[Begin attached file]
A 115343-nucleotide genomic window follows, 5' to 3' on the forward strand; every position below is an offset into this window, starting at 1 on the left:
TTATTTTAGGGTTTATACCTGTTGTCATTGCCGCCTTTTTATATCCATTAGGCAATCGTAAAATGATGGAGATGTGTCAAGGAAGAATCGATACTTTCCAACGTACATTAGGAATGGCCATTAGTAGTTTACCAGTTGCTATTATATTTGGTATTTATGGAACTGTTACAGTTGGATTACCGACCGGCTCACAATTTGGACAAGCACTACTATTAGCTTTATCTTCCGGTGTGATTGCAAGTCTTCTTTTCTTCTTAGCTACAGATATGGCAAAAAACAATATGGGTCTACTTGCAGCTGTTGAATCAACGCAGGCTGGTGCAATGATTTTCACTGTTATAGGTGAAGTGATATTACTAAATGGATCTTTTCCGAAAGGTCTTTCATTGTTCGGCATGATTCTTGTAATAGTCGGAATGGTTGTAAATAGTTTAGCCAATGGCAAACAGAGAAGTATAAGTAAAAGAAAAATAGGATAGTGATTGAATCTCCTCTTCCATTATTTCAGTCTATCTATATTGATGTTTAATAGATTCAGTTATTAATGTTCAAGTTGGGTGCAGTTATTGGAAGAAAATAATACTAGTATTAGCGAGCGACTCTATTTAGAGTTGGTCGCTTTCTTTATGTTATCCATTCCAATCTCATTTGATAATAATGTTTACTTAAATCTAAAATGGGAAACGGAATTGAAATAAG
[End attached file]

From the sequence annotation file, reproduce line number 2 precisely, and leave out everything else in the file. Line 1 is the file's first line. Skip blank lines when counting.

TTATTTTAGGGTTTATACCTGTTGTCATTGCCGCCTTTTTATATCCATTAGGCAATCGTAAAATGATGGAGATGTGTCAAGGAAGAATCGATACTTTCCAACGTACATTAGGAATGGCCATTAGTAGTTTACCAGTTGCTATTATATTTGGTATTTATGGAACTGTTACAGTTGGATTACCGACCGGCTCACAATTTGGACAAGCACTACTATTAGCTTTATCTTCCGGTGTGATTGCAAGTCTTCTTTTCTTCTTAGCTACAGATATGGCAAAAAACAATATGGGTCTACTTGCAGCTGTTGAATCAACGCAGGCTGGTGCAATGATTTTCACTGTTATAGGTGAAGTGATATTACTAAATGGATCTTTTCCGAAAGGTCTTTCATTGTTCGGCATGATTCTTGTAATAGTCGGAATGGTTGTAAATAGTTTAGCCAATGGCAAACAGAGAAGTATAAGTAAAAGAAAAATAGGATAGTGATTGAATCTCCTCTTCCATTATTTCAGTCTATCTATATTGATGTTTAATAGATTCAGTTATTAATGTTCAAGTTGGGTGCAGTTATTGGAAGAAAATAATACTAGTATTAGCGAGCGACTCTATTTAGAGTTGGTCGCTTTCTTTATGTTATCCATTCCAATCTCATTTGATAATAATGTTTACTTAAATCTAAAATGGGAAACGGAATTGAAATAAG